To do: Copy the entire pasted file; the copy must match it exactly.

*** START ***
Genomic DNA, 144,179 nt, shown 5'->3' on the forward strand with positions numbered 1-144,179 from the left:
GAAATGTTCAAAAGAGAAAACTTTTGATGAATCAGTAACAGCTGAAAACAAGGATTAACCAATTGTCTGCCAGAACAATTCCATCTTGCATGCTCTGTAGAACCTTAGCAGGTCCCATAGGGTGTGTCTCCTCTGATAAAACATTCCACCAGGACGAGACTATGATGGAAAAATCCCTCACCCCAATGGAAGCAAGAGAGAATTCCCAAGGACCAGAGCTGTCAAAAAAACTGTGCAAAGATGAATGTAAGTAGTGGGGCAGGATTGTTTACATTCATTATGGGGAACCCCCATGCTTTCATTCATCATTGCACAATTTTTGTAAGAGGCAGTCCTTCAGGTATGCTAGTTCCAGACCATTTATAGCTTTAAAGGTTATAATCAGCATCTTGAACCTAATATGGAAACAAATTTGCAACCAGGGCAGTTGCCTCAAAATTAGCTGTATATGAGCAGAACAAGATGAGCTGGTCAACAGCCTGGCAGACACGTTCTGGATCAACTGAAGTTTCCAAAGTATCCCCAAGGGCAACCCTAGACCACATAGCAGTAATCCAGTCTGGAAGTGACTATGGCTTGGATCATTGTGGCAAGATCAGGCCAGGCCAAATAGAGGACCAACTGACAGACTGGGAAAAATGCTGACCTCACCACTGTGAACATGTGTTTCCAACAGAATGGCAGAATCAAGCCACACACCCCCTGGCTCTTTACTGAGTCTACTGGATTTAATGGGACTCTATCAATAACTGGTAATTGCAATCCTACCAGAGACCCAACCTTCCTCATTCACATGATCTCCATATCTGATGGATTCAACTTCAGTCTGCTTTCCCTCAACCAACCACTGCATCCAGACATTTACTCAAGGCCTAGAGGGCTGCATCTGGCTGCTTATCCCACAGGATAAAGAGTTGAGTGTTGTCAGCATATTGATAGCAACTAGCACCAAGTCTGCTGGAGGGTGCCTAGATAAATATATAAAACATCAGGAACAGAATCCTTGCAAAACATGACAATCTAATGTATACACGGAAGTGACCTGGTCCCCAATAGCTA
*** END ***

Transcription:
Genomic DNA, 144,179 nt, shown 5'->3' on the forward strand with positions numbered 1-144,179 from the left:
GAAATGTTCAAAAGAGAAAACTTTTGATGAATCAGTAACAGCTGAAAACAAGGATTAACCAATTGTCTGCCAGAACAATTCCATCTTGCATGCTCTGTAGAACCTTAGCAGGTCCCATAGGGTGTGTCTCCTCTGATAAAACATTCCACCAGGACGAGACTATGATGGAAAAATCCCTCACCCCAATGGAAGCAAGAGAGAATTCCCAAGGACCAGAGCTGTCAAAAAAACTGTGCAAAGATGAATGTAAGTAGTGGGGCAGGATTGTTTACATTCATTATGGGGAACCCCCATGCTTTCATTCATCATTGCACAATTTTTGTAAGAGGCAGTCCTTCAGGTATGCTAGTTCCAGACCATTTATAGCTTTAAAGGTTATAATCAGCATCTTGAACCTAATATGGAAACAAATTTGCAACCAGGGCAGTTGCCTCAAAATTAGCTGTATATGAGCAGAACAAGATGAGCTGGTCAACAGCCTGGCAGACACGTTCTGGATCAACTGAAGTTTCCAAAGTATCCCCAAGGGCAACCCTAGACCACATAGCAGTAATCCAGTCTGGAAGTGACTATGGCTTGGATCATTGTGGCAAGATCAGGCCAGGCCAAATAGAGGACCAACTGACAGACTGGGAAAAATGCTGACCTCACCACTGTGAACATGTGTTTCCAACAGAATGGCAGAATCAAGCCACACACCCCCTGGCTCTTTACTGAGTCTACTGGATTTAATGGGACTCTATCAATAACTGGTAATTGCAATCCTACCAGAGACCCAACCTTCCTCATTCACATGATCTCCATATCTGATGGATTCAACTTCAGTCTGCTTTCCCTCAACCAACCACTGCATCCAGACATTTACTCAAGGCCTAGAGGGCTGCATCTGGCTGCTTATCCCACAGGATAAAGAGTTGAGTGTTGTCAGCATATTGATAGCAACTAGCACCAAGTCTGCTGGAGGGTGCCTAGATAAATATATAAAACATCAGGAACAGAATCCTTGCAAAACATGACAATCTAATGTATACACGGAAGTGACCTGGTCCCCAATAGCTA